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WASHINGTON (CNN) -- Six party talks aimed at persuading North Korea to end its nuclear weapons program will resume on December 18, White House spokesman Tony Snow announced Monday.
"We do not know the exact location or details of that, but we are pleased about it," Snow said.
Pyongyang walked away from the negotiating table last year.
Christopher Hill, the U.S. envoy to the talks, has made several trips to China, where he met with his counterparts, including the North Koreans, to prepare for the talks. The United States has said it wants a successful round of discussions and not just talk.
Between the talks with the North Koreans and discussions with the Chinese, the United States feels there is a "better than fair chance we can move the process along in this round," a senior administration official told CNN on Friday. However, the official noted, the upcoming round will not be the last round.
At the last round of talks in September 2005, North and South Korea, China, Japan, Russia and the United States produced an agreement in which North Korea committed to abandoning its nuclear program. In exchange, the other nations said they were prepared to offer political and economic incentives and security guarantees to the reclusive north.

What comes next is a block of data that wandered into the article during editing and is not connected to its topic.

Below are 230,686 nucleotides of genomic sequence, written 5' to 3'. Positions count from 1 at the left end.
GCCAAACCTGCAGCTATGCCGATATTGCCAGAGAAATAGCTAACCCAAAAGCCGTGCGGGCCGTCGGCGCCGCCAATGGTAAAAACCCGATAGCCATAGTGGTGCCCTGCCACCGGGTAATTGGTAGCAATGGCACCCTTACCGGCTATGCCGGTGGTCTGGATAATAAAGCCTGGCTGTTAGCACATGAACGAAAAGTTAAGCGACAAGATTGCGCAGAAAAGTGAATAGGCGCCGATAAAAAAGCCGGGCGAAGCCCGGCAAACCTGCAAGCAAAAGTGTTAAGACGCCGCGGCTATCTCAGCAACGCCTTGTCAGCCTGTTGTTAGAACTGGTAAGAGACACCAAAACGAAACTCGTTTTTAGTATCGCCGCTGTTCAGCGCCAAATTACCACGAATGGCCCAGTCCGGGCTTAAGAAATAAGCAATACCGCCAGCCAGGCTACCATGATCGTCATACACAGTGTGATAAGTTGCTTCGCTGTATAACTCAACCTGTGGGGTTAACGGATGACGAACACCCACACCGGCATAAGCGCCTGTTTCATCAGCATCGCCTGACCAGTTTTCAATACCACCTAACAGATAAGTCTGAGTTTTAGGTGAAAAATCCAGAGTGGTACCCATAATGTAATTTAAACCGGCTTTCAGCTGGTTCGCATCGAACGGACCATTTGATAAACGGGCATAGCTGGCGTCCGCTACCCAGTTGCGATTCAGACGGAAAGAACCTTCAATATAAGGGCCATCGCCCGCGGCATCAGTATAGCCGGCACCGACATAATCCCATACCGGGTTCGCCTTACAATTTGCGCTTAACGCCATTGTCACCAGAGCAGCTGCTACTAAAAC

In order for this round of talks to be successful, officials said, the United States wants North Korea to move beyond the commitment it made in the joint statement to abandon its nuclear program and commit to specific action.
North Korea agreed last month to return to the talks, after seven hours of meetings in Beijing with China and the United States. Pyongyang hopes to use the talks to address its concerns about U.S. economic sanctions.
U.N. Resolution 1718, unanimously passed by the U.N. Security Council in response to North Korea's surprise underground nuclear test on October 9, prohibits trade with North Korea of any materials or weapons that could be used by its ballistic missile and weapons programs.
The sanctions also call for inspections of all cargo leaving and arriving in the country.
President Bush signed a presidential determination on Friday saying that North Korea indeed set off a nuclear device in its October test, and adding more sanctions against North Korea, on top of those already in place from the United Nations.
A senior administration official told CNN the additional sanctions are not large and do not translate to a major impact on Pyongyang, although they do extend the existing U.S. sanctions.
CNN's Elise Labott and Ed Henry contributed to this report.